With the effective date of the European Union’s General Data Protection Regulation (GDPR) rapidly approaching, there is heightened awareness among many organizations about their need to institute the proper controls to prevent exposure of sensitive data. The GDPR is relatively explicit about classification of data as sensitive, and the types of controls and processes necessary for compliance. But in some ways it's just a starting point for ensuring that individual data privacy concerns are being addressed.

As a general rule, over the past two decades (basically, since the mainstreaming of the world wide web), many people were willing to passively barter access to a wide range of personal information in return for convenience – so passively, in fact, that most people weren't even aware they were doing it. Yet the increased sophistication of streaming data ingestion and analytics means that each time you visit a website, run a search query using a “free” search engine, or play a game that you “freely” downloaded from your smartphone’s app store, you are likely to be exchanging some amount of personal data that's being collected, processed and analyzed. Little by little, your personal profile is being constructed based on the search terms you use, the types of products you ponder on e-commerce websites, and the steps you take while playing that game. That personal profile is chock full of sensitive information. Imagine how many people would be horrified if their search engine search terms were made public!

How to best anticipate data privacy concerns: Two levels

When it comes to anticipating the various data privacy concerns that should be addressed, we can break it down by looking at two levels of concern. The first is protection against inadvertent exposure. An example of this is a security breach, in which external agents are able to break through the firewall and gain access to your systems. And while you might question my saying that this is an “inadvertent” breach (certainly the hackers intended to gain access, right?), it is possible to anticipate and protect against data exposure by encrypting personal and sensitive information. 

The second level of data privacy concerns relates to whether your company is taking advantage of individuals' personal information. On the one hand, the consumer might see some benefit to this (such as when an online retailer limits the products presented on a page to those that a customer is actually interested in buying). On the other hand, the potential ways personal data can be monetized can have profound yet unexpected impacts.

As an example, consider what appears to be a simple trivia game app on your phone. It might be fun to try to get all the answers and perhaps maybe even win a prize. But what if you found out that the company is developing personal intelligence profiles about each player and is selling that data to recruiting companies? The fact that a person got a few answers wrong on some trivia quiz might factor into a profile assessment that is used to assert that the same person is not suited for a particular position.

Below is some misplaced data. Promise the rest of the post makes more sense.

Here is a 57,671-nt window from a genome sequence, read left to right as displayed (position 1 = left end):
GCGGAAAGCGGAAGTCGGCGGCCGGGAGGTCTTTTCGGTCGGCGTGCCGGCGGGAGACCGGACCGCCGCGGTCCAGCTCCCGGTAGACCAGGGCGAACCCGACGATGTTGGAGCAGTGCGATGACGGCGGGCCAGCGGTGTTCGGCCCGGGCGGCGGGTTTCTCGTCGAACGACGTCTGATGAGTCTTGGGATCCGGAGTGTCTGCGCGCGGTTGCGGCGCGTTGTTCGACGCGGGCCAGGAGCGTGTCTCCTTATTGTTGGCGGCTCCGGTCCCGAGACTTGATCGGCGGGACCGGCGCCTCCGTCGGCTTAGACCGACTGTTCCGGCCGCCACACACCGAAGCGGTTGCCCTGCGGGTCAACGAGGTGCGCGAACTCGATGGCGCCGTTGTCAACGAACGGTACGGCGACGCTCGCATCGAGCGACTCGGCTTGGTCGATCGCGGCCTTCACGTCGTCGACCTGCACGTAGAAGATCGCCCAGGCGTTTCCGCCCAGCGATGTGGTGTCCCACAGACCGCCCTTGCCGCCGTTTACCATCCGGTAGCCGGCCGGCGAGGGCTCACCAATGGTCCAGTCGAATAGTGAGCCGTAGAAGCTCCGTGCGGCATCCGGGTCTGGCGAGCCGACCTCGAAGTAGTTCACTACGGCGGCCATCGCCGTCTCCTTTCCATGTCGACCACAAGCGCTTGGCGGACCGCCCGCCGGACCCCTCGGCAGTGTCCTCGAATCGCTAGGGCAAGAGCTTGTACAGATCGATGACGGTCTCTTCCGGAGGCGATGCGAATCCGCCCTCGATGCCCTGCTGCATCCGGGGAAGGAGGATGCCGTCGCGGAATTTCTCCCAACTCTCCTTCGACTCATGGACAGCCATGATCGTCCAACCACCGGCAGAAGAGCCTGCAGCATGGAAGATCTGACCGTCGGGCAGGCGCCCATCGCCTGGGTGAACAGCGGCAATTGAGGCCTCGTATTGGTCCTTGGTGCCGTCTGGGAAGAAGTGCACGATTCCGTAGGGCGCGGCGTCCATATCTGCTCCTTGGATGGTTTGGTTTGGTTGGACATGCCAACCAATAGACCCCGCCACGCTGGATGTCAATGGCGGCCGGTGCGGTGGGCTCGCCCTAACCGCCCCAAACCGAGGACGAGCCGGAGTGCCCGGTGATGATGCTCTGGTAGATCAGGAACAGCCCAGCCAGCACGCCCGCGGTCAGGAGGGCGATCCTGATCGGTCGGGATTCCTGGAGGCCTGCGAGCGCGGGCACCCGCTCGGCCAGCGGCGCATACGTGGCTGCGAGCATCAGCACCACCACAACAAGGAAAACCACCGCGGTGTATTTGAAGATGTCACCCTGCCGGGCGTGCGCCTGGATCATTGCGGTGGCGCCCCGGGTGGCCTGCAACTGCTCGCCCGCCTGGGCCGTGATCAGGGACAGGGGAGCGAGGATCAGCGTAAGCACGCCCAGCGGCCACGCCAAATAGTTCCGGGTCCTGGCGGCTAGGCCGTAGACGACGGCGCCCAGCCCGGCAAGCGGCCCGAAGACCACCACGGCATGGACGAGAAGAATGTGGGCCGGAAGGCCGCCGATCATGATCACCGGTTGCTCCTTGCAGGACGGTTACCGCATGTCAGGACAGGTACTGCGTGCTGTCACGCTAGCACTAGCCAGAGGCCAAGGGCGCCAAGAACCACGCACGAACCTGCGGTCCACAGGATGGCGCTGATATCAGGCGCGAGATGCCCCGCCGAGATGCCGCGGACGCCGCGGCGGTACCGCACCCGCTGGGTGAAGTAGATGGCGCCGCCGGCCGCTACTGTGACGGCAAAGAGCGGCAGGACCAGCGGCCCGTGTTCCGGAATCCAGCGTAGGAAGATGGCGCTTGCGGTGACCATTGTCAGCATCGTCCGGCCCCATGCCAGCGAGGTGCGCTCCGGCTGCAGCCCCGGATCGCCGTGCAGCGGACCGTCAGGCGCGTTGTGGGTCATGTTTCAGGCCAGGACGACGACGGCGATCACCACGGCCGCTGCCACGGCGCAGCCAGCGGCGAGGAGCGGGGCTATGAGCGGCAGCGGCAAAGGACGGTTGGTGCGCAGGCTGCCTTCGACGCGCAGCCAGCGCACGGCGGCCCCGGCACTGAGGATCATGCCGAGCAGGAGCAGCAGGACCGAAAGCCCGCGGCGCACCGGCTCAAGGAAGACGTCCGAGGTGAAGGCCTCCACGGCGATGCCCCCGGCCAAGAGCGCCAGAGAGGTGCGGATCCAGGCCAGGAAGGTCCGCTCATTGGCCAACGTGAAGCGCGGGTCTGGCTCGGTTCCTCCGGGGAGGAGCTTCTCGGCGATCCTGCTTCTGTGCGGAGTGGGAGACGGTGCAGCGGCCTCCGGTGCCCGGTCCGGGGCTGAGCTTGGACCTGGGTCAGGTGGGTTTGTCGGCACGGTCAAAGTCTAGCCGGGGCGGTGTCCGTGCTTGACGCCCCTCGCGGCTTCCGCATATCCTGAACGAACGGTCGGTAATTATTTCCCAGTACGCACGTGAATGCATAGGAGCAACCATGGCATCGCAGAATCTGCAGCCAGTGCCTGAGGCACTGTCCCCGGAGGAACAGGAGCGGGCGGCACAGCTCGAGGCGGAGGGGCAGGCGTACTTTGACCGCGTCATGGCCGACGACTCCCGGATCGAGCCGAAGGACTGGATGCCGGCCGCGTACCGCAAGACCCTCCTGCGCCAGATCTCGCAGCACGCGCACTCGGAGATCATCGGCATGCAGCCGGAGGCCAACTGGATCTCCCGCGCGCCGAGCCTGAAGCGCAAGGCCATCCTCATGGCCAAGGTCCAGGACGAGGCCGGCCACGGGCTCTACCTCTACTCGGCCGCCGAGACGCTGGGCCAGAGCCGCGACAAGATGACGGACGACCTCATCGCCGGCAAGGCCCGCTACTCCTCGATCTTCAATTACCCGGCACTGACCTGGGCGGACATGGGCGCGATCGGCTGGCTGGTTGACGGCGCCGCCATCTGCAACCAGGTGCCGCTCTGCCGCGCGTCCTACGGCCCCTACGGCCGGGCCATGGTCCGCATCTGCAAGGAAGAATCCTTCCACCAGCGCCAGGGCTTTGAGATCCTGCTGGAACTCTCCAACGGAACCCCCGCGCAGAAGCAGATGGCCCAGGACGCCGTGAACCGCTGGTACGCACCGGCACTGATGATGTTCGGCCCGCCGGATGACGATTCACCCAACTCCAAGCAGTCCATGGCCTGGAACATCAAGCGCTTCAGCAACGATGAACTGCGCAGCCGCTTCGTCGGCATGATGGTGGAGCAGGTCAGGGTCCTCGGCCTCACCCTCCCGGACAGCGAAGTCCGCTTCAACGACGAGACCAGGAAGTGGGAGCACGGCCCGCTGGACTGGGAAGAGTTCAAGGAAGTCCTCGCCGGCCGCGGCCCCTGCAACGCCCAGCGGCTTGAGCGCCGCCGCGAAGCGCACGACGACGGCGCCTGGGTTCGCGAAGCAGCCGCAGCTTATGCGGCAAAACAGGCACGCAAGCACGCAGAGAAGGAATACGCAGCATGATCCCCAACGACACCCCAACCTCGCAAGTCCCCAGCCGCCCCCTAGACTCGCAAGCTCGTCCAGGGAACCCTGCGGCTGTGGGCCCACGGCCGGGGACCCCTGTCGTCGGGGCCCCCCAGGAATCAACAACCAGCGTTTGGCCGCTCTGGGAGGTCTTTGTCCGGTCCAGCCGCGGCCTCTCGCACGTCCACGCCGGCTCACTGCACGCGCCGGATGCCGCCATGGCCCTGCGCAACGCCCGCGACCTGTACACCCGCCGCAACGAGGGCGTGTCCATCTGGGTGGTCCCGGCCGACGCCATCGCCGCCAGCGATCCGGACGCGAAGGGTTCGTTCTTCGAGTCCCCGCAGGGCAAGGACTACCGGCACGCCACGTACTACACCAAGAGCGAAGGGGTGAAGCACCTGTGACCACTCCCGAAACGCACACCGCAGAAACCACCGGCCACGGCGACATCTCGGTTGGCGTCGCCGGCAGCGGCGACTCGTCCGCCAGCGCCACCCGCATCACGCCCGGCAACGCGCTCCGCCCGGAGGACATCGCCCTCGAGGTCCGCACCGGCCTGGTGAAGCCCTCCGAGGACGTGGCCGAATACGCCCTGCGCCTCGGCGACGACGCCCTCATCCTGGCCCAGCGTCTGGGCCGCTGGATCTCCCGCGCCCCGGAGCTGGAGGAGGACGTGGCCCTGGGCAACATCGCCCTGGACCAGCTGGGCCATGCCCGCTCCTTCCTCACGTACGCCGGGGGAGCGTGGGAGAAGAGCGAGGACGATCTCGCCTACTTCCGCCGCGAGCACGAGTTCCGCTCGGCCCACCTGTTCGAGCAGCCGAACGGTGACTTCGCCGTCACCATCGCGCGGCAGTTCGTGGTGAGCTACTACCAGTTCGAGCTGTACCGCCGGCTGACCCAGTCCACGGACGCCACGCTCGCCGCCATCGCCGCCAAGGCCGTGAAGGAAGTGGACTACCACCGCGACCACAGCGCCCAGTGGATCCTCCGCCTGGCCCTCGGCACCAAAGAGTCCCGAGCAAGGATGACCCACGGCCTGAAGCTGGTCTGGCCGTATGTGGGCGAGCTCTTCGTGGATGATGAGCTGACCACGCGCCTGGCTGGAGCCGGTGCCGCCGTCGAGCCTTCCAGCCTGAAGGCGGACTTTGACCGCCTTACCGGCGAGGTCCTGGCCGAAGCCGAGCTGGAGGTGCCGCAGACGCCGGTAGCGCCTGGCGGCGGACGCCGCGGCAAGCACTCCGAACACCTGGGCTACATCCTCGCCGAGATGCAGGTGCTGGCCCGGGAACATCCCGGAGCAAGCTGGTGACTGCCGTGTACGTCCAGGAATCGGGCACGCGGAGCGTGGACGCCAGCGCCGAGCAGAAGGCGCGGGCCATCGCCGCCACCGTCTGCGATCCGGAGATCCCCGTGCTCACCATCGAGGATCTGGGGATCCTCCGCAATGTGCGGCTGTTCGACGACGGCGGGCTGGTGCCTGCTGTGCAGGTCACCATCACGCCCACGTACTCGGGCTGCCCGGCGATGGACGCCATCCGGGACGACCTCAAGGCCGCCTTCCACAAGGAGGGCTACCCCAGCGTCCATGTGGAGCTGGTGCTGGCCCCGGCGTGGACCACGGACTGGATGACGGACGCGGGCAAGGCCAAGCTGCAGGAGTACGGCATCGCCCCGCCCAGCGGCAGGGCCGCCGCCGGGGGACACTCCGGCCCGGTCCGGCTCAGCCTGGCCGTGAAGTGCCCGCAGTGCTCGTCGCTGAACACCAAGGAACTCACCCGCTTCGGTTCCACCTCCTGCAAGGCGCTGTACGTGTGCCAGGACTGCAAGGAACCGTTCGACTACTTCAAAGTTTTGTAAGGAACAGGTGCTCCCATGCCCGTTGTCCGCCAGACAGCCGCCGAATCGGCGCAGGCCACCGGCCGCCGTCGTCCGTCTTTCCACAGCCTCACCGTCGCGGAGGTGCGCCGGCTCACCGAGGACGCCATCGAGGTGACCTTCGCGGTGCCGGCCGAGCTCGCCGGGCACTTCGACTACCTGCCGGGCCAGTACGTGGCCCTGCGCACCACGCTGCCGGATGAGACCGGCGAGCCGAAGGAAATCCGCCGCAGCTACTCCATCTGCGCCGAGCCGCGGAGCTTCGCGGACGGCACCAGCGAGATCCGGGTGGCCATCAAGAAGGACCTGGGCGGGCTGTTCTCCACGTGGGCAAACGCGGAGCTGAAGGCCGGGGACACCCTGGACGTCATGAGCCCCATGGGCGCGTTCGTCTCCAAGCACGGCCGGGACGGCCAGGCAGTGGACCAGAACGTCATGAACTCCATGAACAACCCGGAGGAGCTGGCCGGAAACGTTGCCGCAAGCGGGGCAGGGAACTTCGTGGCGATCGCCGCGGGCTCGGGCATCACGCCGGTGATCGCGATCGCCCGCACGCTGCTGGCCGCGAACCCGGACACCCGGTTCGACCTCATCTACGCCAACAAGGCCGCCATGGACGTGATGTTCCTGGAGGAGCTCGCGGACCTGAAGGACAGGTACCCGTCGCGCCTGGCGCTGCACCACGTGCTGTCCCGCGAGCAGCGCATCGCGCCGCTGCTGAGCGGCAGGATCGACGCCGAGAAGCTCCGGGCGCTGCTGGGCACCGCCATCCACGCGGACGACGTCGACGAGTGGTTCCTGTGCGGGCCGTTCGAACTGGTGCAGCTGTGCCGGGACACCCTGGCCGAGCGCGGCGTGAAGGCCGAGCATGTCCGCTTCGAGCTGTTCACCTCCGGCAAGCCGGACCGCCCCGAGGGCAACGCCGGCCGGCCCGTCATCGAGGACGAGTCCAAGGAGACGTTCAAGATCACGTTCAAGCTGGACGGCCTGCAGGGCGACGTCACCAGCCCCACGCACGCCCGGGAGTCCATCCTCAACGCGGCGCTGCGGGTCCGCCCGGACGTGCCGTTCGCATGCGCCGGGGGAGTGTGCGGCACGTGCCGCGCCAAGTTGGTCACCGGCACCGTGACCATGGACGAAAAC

Data privacy concerns with the GDPR

The GDPR is a sign of growing awareness of the degree to which an individual’s personal information has been (and continues to be) collected and exploited. In some cases, it indicates a turning of the tide in terms of the value proposition of data collection. Instead of presuming the right to accumulate personal data, your company may actually benefit from having a set of policies that are intended to alleviate data privacy concerns. Examples  include limiting the amount of personal data that's collected, reducing the amount of time that it's stored, and allowing for personal data to be deleted based on the customer’s request.

It signals a level of respect for your customers to institute data protections that are explicit and tangible. That implies a combination of governance and technology. Governance, of course, provides the means by which policies are defined and enforced. Yet we still need technologies to help in profiling data assets (to figure out what types of data are stored) as well as classification of data to specify the levels of sensitivity. Putting this kind of program in place is a positive step in establishing trust with your customers.

Download a paper The GDPR: What It Means and How SAS Data Management Can Help

About Author

David Loshin

President, Knowledge Integrity, Inc.

David Loshin, president of Knowledge Integrity, Inc., is a recognized thought leader and expert consultant in the areas of data quality, master data management and business intelligence. David is a prolific author regarding data management best practices, via the expert channel at b-eye-network.com and numerous books, white papers, and web seminars on a variety of data management best practices. His book, Business Intelligence: The Savvy Manager’s Guide (June 2003) has been hailed as a resource allowing readers to “gain an understanding of business intelligence, business management disciplines, data warehousing and how all of the pieces work together.” His book, Master Data Management, has been endorsed by data management industry leaders, and his valuable MDM insights can be reviewed at mdmbook.com . David is also the author of The Practitioner’s Guide to Data Quality Improvement. He can be reached at loshin@knowledge-integrity.com.

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